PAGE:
53 yo with decent pension and second career

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53 yo with decent pension and second career

Post by Pat0175 » Tue Jul 16, 2013 12:13 pm

Hi I'm new to this forum because i want to be more pro advice with investments. I have a decent pension and deferred comp 457. I have saved about 20,000 to invest and was thinking of an index fund. Should i put it all into 1 fund like Vanguard life strategy or divide amongst 2 or 3 on my own/ I read a little here and there about tax advantages for the latter, but don't know if it pertains to me. I don't need the $ for 10 to 15 yrs and just looking to earn more that savings/moneymarket fund. Thank you for any ideas. wanted to get started as soon as possible because i've already waited too long.

Thank you for the advice, I will be visiting the library today and getting all my info in order and be back.
Last edited by Pat0175 on Wed Jul 17, 2013 8:14 am, edited 1 time in total.

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Re: 53 yo with decent pension and second career

Post by dratkinson » Tue Jul 16, 2013 4:10 pm

Do you only plan to invest $20K for 10-15 years, or do you foresee investing more annually?

If your only concern if for the $20K, a simple answer (probably not the best answer) is to earmark it as your emergency fund and put it into the highest-rate insured CD you can find. Done, and satisfies your requirement to earn more interest than savings account or money market fund. And you can skip the rest below....

However, if you foresee this as the start of larger, longer-term, more proactive investing for you, then more work and planning is required of you. (Doing the hard work up front---planning---makes the later execution much easier.)

It is unwise to take investing advice for Internet strangers without knowing and agreeing with their investing philosophy. Suggest you first read the Boglehead Wiki or book. There is a double bonus to the reading, you will learn the BH beliefs about: (1) how to invest---selecting the best investment asset allocation for you, and (2) where to invest---the different investing accounts available to you.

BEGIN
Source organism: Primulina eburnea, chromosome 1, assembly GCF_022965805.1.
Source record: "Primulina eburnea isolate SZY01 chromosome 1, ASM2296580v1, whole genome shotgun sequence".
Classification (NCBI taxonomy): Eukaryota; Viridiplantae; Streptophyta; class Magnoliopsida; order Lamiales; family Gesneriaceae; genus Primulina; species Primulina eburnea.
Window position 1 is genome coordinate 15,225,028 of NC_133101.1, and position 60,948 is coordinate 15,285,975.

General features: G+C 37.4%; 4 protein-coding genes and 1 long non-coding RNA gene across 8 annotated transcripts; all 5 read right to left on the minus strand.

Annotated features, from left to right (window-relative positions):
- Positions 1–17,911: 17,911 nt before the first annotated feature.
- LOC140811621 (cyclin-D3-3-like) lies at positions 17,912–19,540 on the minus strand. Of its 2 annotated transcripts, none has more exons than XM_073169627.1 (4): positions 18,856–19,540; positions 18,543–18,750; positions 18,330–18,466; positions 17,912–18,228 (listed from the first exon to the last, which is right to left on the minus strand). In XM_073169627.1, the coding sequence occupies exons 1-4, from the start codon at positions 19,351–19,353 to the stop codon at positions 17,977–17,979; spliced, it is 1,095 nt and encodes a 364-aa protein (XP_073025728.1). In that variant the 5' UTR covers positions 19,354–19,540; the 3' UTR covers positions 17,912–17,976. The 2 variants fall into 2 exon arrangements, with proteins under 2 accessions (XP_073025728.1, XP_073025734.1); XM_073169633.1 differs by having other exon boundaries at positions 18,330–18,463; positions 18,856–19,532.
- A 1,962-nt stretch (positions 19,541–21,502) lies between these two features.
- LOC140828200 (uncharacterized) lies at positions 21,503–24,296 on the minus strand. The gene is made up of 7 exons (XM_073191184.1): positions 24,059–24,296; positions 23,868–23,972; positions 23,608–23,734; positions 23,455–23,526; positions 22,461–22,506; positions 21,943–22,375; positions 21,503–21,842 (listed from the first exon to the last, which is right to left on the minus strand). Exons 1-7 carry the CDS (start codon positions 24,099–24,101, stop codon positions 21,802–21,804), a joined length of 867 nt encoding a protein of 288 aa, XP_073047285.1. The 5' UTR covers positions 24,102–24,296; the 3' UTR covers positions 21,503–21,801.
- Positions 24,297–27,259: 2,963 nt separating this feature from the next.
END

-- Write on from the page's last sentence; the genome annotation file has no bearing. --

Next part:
Wiki: http://www.bogleheads.org/wiki/Main_Page . Begin at "Getting Started".

Book: Boglehead's Guide to Investing. Get it from your local library.

Both (Wiki/book) will get you acquainted with the different types of investing accounts and the investment products that are appropriate for those accounts, and for you.

You don't mention whether you are currently investing in an IRA, so assume the answer is "No". A good place to start would be to open a Roth IRA account at Vanguard and purchase a target retirement fund. This will get you the tax-advantaged investment for this year, and you can change the fund later if you wish.

You don't mention whether you have an existing taxable investing account, so assume the answer is "No". A good place to start would be to open a taxable investing account at Vanguard and purchase the most tax efficient funds appropriate for you to own. To begin, you can purchase a money market fund while you finish your readings and make your final funds selection. It is easy to later change from a money market fund, and there will be zero tax consequences to do so.

After above, your money will be at Vanguard (Roth account and taxable account), and we are just waiting for you to come up to speed on your reading, ask your questions, and make your decisions before executing your proactive investing plan.

To keep your appropriate funds and accounts options simple...

Read: Principles of Tax-Efficient Fund Placement
http://www.bogleheads.org/wiki/Principl ... _Placement

Read: The 3-fund portfolio

Option. Depending upon your federal/state tax brackets, you may want to tweak above suggestion by substituting an intermediate-term muni bond fund for the total bond market fund.

Option. If you wish, you can extend your annual tax-efficient bond space by purchasing US savings bonds.

You don't mention whether you are planning for the education of children.

You don't mention whether your investment planning is to be rolled into an estate plan.

You don't mention how much extra you plan to invest annually. If $6.5K or less, then a Roth IRA may be your best investing option.

The answers to above will help the senior BHs give you much better answers to your questions.

Please consider editing your original post (OP) into this format:
Asking Portfolio Questions: viewtopic.php?f=1&t=6212

Last edited by dratkinson on Tue Jul 16, 2013 4:24 pm, edited 1 time in total.
d.r.a, not dr.a. | I'm a novice investor, you are forewarned.

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Re: 53 yo with decent pension and second career

Post by RadAudit » Tue Jul 16, 2013 4:14 pm

Welcome to the forum.

Here's a link to a thread that might help answer your question.

"Everything will be all right in the end. If everything is not all right, then it is not the end." - The Best Exotic Marigold Hotel

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